They’re finally getting to the Point.
Downtown’s new City Point mall officially opened for businesses on Tuesday with the arrival of Century 21 and early shoppers gave their thumbs up for the center’s lone emporium, saying they’re thrilled they no longer have to schlep out to the Bay Ridge branch of the popular discount department store or, even worse, visit Manhattan.
“It’s great, I love it, it’s right near where I work so I don’t have to take the train to go into Manhattan,” said Crown Heights resident Anne Belfon, who has been shopping at Century 21 for 32 years and hit the Fulton Mall outpost on its opening day. “This is just like what they have in Manhattan, it’s just as good.”
The new store spans two stories and includes a Brooklyn Roasting cafe.
Century 21 is still the only place to shop in the delay-plagued complex right now — most of the other storefronts were still hidden behind temporary walls on Tuesday, though the planned Target branch looked like it was nearing completion.
Hip Texan cinema chain Alamo Drafthouse was supposed to launch seven screens and a “House of Wax”-inspired bar on the top levels in August, but the owners have since pushed the opening date back indefinitely, citing only vague “setbacks.”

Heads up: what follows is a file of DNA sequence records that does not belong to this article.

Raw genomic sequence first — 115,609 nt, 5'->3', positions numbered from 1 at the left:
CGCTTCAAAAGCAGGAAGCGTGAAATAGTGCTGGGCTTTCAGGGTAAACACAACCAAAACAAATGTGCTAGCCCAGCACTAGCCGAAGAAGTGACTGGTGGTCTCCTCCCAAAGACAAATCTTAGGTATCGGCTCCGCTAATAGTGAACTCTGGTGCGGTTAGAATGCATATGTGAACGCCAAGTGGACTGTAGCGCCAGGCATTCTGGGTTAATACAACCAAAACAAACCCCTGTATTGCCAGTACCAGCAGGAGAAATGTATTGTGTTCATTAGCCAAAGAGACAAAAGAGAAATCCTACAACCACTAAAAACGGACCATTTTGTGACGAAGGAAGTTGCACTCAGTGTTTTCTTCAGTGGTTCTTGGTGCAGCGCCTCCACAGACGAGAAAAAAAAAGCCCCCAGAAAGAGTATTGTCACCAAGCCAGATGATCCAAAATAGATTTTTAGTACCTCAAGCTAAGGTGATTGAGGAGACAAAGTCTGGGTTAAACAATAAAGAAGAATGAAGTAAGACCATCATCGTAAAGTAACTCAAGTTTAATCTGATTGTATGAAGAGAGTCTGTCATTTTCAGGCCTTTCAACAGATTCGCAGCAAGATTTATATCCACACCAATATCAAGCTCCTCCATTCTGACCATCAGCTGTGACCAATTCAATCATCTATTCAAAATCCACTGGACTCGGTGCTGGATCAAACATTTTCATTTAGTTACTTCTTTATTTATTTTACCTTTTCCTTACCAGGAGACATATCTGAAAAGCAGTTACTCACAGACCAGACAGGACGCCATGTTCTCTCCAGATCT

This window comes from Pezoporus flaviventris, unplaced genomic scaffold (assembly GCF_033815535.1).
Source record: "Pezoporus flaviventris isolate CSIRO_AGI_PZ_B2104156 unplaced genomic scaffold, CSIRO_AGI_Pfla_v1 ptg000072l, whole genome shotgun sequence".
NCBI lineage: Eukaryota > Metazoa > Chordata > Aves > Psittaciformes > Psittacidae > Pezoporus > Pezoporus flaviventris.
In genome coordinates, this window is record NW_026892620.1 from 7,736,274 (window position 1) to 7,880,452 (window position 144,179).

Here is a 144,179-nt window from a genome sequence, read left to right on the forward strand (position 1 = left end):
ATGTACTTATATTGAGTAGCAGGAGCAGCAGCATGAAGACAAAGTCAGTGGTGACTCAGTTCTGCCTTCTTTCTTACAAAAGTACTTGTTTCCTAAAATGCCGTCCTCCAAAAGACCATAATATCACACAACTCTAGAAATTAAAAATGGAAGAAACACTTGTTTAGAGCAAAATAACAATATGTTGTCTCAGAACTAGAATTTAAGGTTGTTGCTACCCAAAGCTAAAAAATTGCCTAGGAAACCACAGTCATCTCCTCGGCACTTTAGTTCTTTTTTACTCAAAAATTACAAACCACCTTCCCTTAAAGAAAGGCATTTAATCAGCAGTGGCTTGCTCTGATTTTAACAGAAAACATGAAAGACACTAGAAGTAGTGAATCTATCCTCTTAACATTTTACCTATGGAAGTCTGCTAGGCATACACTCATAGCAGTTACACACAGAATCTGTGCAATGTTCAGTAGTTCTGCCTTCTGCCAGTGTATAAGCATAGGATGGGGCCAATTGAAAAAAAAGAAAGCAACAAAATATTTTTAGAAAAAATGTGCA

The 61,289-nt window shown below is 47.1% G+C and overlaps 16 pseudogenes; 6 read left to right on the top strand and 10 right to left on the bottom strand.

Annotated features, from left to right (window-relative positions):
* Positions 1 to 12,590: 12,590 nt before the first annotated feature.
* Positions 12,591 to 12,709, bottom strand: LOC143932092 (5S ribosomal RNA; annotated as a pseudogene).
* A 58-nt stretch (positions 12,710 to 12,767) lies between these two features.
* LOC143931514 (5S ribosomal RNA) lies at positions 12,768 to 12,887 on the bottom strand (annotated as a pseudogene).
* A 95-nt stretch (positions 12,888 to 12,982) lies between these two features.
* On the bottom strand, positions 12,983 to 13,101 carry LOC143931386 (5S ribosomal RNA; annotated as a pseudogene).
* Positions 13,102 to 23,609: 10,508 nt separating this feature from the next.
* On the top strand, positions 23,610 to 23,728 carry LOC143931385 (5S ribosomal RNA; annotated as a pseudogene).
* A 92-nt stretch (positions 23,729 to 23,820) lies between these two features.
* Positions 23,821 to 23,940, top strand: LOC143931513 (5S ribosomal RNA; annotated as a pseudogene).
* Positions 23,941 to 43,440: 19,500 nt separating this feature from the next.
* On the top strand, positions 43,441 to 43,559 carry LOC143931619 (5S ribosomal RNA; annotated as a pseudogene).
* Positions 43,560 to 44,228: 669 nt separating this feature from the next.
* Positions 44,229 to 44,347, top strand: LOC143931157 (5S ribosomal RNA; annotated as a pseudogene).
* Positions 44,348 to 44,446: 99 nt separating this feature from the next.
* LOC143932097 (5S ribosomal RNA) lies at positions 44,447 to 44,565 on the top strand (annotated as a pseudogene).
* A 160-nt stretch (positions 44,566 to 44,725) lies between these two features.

Tiki-themed grocery chain Trader Joe’s was also planning on opening a supermarket there this fall, but has revised its launch to sometime next year.
The center is also slated to include a slick subterranean food court that will include branches of Katz’s Delicatessen, Fletcher’s Brooklyn Barbecue, and the Arepa Lady.
Next to the retail portion of the property, the block-long mega-development also includes two luxury residential towers, and a third one is on the way.
Delays are nothing new for City Point — developers Acadia Realty Trust and Washington Square Partners bought the site for $125 million in 2007 but the project flatlined as the economy tanked, and the Feds eventually pulled out a defibrillator in the form of $20 million in tax-exempt stimulus bonds in 2009.
Activists railed against the bailout at the time, arguing the shopping center — which replaced Albee Square Mall, long a hub of black commerce and hip-hop culture in Kings County — would contribute to the rapid gentrification of Downtown, which has seen scores of big-brand chains replace mom and pop shops along Fulton Mall.
Still, local shoppers say they like the new retail option now it is there.
“It’s a nice upgrade for this area,” said Downtown worker Milford Lewis, who especially dug Century 21’s cafe area, though he thinks the store’s prices are a little steep. “They are making shopping really amenable and comfortable to people when they come here and that’s what it’s all about, it’ll probably encourage people to spend a little more.”
— with Lauren Gill